MEXICO – Upside surprise in May’s monthly GDP

Sequential GDP expansion was driven by services sector

Julio Ruiz

27/07/2021


The monthly GDP proxy annual growth in May is still reflecting a favorable base effect after a sharp fall in activity a year ago due to tight social distancing measures. Mexico’s monthly GDP proxy (IGAE) increased 25.1% year over year in May (from 22.3% in April), slightly below our forecast of 25.6% and above market expectations of 23.9% (as per Bloomberg).  Using calendar adjusted figures (published by the Statistics Institute), GDP increased at a similar pace (25.3% year over year), taking the quarterly annual rate to 14.7% in May (from -2.5% in 1Q21).  Looking at the breakdown (using calendar adjusted figures), the quarterly annual rate of industrial output was 22.0% year over year in May (from -1.8% in 1Q21), while activity in the services sector grew 12.2% (from -3.2%).



At the margin, the monthly GDP was driven mainly by services sector amid the easing of social distancing measures. Using seasonally adjusted figures, monthly GDP increased at a solid 0.6% month over month (from 0.2% in April which was revised up from -0.2%) supported by a growth in services sector of 0.8% (reflecting the easing of mobility restrictions), while industrial production registered a soft expansion (0.1%) dragged by manufacturing output (-0.7%) which seems to be still affected by the microchip global supply disruption. As a result, the quarter over quarter seasonally adjusted annualized growth rate (qoq/saar) of the monthly GDP stood at 11.2% in May, supported by both services (14.5%) and industrial production (3.6%). Within industrial production, the qoq/saar in May of manufacturing and construction output stood at 2.6% and 14.3%, respectively.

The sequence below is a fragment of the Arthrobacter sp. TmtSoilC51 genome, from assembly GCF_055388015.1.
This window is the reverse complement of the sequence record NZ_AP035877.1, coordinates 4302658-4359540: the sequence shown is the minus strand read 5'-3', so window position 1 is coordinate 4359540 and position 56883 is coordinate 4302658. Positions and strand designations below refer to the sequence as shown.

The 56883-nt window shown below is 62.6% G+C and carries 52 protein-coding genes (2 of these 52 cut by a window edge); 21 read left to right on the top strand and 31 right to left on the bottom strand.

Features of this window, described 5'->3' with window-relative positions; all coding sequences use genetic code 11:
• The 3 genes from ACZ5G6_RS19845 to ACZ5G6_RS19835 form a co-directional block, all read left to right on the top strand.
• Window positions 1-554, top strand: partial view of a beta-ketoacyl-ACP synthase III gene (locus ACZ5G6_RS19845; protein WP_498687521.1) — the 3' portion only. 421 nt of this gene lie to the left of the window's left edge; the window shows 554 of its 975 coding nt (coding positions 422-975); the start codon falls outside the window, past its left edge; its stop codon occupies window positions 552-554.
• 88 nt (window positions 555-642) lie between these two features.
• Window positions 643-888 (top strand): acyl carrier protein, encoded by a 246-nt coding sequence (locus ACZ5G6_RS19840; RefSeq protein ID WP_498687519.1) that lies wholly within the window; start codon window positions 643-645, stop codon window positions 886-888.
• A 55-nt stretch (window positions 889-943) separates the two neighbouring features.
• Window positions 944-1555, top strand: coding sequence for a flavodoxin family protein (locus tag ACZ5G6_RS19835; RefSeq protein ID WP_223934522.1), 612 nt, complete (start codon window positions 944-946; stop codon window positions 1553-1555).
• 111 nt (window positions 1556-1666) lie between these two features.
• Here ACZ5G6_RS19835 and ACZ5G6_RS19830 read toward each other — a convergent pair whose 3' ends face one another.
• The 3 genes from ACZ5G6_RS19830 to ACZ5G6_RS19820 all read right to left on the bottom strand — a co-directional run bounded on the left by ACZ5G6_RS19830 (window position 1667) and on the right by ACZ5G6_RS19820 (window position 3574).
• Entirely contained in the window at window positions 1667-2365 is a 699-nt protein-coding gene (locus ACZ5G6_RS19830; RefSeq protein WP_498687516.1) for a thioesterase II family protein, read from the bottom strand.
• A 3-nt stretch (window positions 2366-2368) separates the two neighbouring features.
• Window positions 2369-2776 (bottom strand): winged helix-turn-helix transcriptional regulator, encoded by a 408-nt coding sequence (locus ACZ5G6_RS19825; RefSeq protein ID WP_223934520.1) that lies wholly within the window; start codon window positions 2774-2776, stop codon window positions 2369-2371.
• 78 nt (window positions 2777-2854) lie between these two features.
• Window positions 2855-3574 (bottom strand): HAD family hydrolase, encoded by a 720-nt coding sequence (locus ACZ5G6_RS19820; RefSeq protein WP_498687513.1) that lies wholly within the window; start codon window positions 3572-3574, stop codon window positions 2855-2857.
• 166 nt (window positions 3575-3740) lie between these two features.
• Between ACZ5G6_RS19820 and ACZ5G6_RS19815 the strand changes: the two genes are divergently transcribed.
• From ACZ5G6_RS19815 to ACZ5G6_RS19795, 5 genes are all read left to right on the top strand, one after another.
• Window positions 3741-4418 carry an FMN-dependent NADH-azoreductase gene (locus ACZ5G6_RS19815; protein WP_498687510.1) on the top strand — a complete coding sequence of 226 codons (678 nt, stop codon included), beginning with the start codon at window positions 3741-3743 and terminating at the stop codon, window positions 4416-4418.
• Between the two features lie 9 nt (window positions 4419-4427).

We expect GDP growth of 6.5% for 2021. The manufacturing output (US strong growth) is likely to be one of the main drivers of activity recovery as the microchip global supply disruption fades away during the rest of the year. However, the recent resurgence of the outbreak is a downside risk to services sector. While the newly announced social distancing measure traffic-light system seems less restrictive, an increase in new deaths and hospitalization capacity, which for now are relative contained, can lead to tighter mobility restrictions.  

Julio Ruiz